Posts Tagged ‘Consumerism’

High Jacking the Discourse: Politics of Vacuity.

3 October 2012

Dictators ham-handedly suppress free speech and expression. What that does is drive the dissent underground. On the surface calm and order reigns. But underground is seething with discontent. Citizens may appear cooperative and responsible, but every citizen not co-opted into establishment is a potential rebel. Rebels are numerous. That is why when dictatorships fall, they surprise all outside observers with the rapidity of their fall. What looked solid and enduring literally moments ago on the civilizational scale suddenly shatters into a pitiful, writhing mass. This has bothered many astute thinkers who are seized with the global domination and control project; but are wary of short lived and messy methods of anti-democrats. What they want is to reconcile democracy, that is free speech and feeling of being a free agent, with the desirability of invisibly guiding the masses towards a *perpetually stable & profitable* future envisioned for themselves.

One way to successfully do it is to deflect and channelize dissatisfaction away from the rulers towards an external entity. If that entity is promoted as an evil, an object worthy of moral and legitimate hate, then citizenry’s attention gets focused on it to lose awareness of difficulties at home or at least in relegating them down in the list of priorities, which require attention. The fall of the Nazis signalled the end of British Empire as well. It also signalled an end to churning out weapons and materials necessary for prosecuting that war. Fall of empire and halt to war economy created massive dislocations and difficulties for the toiling masses as well as the ruling classes. War infrastructure built at colossal costs could not be allowed to go waste.

A twin solution was imagined. First, invent an enemy, if there was none, so that weapons build-up can continue unabated to protect the homeland. The creation of Red Menace or Evil Empire out of the Soviet Union took care of that. When Soviet Union failed and disintegrated, it once again created a dangerous vacuum. Nature abhors vacuum, and so do rulers. Another enemy had to be found. Green replaced Red as the new enemy. Islamist Terror became the new buzzword for fear-mongers and that began a new war on terror without end, because there are no enemies or territories to conquer and so there is no final victory or end in sight.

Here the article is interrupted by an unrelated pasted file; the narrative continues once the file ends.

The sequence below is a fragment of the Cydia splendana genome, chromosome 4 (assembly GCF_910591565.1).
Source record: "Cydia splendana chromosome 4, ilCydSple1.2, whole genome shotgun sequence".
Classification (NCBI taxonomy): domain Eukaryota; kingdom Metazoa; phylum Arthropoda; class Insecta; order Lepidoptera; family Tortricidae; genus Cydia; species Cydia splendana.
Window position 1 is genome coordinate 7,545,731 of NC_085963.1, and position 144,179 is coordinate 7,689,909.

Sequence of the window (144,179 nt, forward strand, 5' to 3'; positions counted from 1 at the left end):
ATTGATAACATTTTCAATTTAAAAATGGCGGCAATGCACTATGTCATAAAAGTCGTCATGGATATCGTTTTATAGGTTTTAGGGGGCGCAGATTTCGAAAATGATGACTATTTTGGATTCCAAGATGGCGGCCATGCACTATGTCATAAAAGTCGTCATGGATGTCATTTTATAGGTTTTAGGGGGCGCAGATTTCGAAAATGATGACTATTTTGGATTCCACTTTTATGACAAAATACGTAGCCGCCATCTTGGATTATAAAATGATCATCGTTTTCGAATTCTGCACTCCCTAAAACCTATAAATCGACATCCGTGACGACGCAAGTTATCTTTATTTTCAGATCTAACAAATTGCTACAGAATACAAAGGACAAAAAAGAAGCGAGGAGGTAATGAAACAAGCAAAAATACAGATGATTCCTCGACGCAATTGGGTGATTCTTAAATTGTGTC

The other solution was to create an insatiable demand for goods and services. That is to innovate an ever increasing spiral of needs to satisfy which the wheels of industry would have to turn incessantly. That is how citizen became a Consumer and a cult of Consumerism was established. To be an able consumer is not easy. One has to be perpetually dissatisfied with what one has. But that is just the necessary condition. It is by itself not enough. One must feel that happiness lies in possessing what one already doesn’t have, and feel happy when one has it, but only temporarily. So that next shopping binge is just round the corner.

If Consumer stops being consumer, then the businesses would be in permanent depression. That shouldn’t happen. The entire field of advertising and marketing is driven to ensure non-stop consumption. Even if shopping doesn’t cure depression -it actually doesn’t-, the idea that consumption would make inadequate self wholesome again has to be driven home. So what if such falsity can in fact induce depression. A whole industry has spawned around depression that offers cures from Anti-Depressants, Natural Foods, Vitamins and Mineral supplements, Group and Counselling therapies, to Yoga, Meditation, or Miracle cures.